Google’s next web toolkit thinks it’s better than you

Filed under: — Aviran Mordo

Just as Microsoft was brushing aside claims that Volta, its latest .NET programming toolkit, is a Google Web Toolkit (GWT) clone, Google has disclosed how it plans to open the gap on rivals with the next release of its popular AJAX toolkit.

GWT 1.5, due in the first quarter of 2008, will produce “better” JavaScript code than manual programming by the industry’s best and brightest - in terms of speed, size and manageability of code. GWT 1.5 is also expected to improve compilation of Java code.

GWT co-creator Bruce Johnson told a small gathering of press at this week’s GWT Conference in San Francisco: “Based on our testing now, I’d say it [GWT 1.5] produces better code than JavaScript experts can produce by hand”.

Johnson called performance a “paramount” issue as networks remain the “weak link” when connecting to online applications and services. One focus for Google is speed of code compilation. “Having smart protocols between the device and server is one area where we could focus more engineering effort,” Johnson said.

However, Google is taking a more hands off approach when it comes to building GWT widget libraries. With GWT licensed under Apache, Google expects the community to build most libraries. Google will instead focus its efforts on “the most complex libraries, where we can draw on Google’s expertise in the internet.”

LinkedIn courts developers, lands BusinessWeek deal

Filed under: — Aviran Mordo

LinkedIn, an Internet social network for professionals, will open up its service on Monday to outside software developers, starting with BusinessWeek magazine, to transform itself from an online contacts and referral database into an indispensable daily tool for business users.

The Mountain View, California, company faces stiff competition from the much larger Facebook, which has attracted a zealous base of users from college students and teens to corporate professionals seeking to connect with their business networks.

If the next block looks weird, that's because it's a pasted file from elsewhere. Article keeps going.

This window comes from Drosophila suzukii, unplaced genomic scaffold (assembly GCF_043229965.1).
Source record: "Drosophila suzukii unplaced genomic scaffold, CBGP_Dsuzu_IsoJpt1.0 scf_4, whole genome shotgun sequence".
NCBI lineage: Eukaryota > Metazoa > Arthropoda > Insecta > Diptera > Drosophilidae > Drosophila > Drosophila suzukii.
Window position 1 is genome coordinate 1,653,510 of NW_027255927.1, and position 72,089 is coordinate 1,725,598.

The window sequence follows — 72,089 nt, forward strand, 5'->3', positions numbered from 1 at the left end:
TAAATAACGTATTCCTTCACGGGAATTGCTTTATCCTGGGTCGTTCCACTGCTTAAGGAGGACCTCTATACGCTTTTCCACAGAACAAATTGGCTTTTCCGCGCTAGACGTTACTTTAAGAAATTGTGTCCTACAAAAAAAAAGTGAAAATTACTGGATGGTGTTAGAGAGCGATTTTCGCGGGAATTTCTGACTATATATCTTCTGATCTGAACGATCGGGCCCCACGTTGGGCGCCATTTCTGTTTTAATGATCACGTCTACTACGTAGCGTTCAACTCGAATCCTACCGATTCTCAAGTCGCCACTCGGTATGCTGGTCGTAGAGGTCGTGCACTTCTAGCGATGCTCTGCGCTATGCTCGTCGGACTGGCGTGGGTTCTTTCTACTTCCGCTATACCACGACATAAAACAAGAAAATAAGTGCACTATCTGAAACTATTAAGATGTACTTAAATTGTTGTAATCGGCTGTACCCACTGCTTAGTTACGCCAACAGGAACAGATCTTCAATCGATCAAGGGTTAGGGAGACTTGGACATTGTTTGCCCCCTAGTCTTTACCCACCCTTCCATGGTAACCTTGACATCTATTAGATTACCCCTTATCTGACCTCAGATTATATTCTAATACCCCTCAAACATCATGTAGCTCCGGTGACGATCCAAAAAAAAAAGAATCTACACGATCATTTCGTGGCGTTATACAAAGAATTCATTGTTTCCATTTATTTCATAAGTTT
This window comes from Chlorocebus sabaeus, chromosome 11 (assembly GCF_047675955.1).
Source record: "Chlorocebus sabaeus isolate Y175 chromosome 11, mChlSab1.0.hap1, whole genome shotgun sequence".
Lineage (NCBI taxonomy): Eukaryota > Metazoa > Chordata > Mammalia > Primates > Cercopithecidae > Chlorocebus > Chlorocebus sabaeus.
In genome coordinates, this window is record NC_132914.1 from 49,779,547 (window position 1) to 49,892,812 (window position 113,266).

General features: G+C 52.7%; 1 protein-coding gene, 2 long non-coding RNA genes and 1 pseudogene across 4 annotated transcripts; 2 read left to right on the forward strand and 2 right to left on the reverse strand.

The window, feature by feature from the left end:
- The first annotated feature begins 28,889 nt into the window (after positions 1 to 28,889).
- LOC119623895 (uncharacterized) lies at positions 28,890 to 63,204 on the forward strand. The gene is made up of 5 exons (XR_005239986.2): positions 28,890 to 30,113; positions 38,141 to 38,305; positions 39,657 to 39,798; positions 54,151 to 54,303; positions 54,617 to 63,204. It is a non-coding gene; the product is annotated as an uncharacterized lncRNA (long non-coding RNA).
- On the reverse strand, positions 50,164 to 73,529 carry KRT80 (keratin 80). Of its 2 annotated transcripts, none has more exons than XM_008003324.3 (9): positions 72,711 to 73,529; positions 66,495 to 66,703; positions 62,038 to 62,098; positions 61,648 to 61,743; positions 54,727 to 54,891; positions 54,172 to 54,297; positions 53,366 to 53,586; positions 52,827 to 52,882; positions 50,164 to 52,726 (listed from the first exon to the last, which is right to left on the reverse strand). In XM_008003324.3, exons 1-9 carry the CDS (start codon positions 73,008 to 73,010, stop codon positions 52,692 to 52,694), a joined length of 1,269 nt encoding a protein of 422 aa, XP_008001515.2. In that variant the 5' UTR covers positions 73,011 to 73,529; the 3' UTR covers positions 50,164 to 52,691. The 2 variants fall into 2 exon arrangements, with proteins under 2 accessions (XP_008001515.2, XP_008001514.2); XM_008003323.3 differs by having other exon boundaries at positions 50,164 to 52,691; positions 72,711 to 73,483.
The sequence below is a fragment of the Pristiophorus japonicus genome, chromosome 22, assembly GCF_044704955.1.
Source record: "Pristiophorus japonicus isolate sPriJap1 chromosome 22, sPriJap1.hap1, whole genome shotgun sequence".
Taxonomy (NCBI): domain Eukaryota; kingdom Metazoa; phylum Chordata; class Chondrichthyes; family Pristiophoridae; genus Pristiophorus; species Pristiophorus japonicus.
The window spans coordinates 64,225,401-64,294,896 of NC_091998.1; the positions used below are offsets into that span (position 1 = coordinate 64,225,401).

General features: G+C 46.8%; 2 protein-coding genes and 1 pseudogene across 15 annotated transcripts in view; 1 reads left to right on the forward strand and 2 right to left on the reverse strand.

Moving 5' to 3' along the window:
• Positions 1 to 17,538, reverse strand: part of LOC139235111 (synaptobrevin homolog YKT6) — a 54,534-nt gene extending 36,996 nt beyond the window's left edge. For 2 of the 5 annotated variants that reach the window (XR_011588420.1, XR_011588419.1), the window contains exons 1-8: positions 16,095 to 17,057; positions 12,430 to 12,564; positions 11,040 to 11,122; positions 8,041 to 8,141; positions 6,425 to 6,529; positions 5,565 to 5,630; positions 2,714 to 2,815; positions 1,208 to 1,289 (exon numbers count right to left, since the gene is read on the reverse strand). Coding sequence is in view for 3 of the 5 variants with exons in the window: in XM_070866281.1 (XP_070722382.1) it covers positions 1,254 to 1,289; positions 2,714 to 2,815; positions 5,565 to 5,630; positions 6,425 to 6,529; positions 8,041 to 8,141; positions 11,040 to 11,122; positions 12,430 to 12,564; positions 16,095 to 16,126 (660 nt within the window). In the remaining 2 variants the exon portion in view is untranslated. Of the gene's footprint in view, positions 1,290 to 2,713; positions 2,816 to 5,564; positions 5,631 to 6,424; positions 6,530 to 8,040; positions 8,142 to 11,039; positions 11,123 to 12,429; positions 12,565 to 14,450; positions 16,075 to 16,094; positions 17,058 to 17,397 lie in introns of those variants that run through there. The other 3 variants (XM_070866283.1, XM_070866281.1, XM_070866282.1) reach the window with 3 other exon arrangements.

Unlike Facebook or News Corp’s more entertainment-driven MySpace, the Web’s largest social network, LinkedIn targets professionals.

The company, which was the fastest-growing social network in October, has attracted about 17 million registered users globally and about 5 million unique visitors in the United States in October.

It now aims to court developers through its Intelligent Applications platform program.

JetBlue, Yahoo, Rim plan free in-flight Wi-Fi

Filed under: — Aviran Mordo

JetBlue, Yahoo Inc and Research in Motion plan to offer free, in-flight, Wi-Fi web connections for laptop computers and advanced cell phones, Rim said on Thursday.

The service will allow passengers to access customized Yahoo mail and Yahoo instant messenger services on their laptops or to access corporate e-mails on Wi-Fi enabled versions of the popular Blackberry device from Rim.

Facebook CEO apologizes for privacy snafu

Filed under: — Aviran Mordo

Facebook said on Wednesday it will allow members to turn off a controversial feature that monitors the Web sites they visit, and its chief executive apologized for not responding sooner to privacy complaints.

In a note in his blog, Facebook CEO Mark Zuckerberg said the online social network took too long to react to users’ concerns about the “Facebook Beacon” feature, which notifies a user’s friends of visits to affiliated Web sites.

“We’ve made a lot of mistakes building this feature, but we’ve made even more with how we’ve handled them. We simply did a bad job with this release, and I apologize for it,” he said.

The Palo Alto, California-based company had last week made several changes to Beacon in the wake of a petition signed by 50,000 Facebook users to scale back the feature.

Company Brings Offline Data to Web Ads

Filed under: — Aviran Mordo

Information about your online and offline activities, formerly kept separate for marketing purposes, is starting to blend, perhaps without you even realizing it.

Marketing data provider Acxiom Corp. is bringing to the Internet the consumer profiles for which it and other data providers are known among direct-mail companies and telemarketers - who prize knowing where to find “early parents,” “penny pinchers” and other types of households for credit-card promotions and other offers.

Privacy advocates are taking notice.

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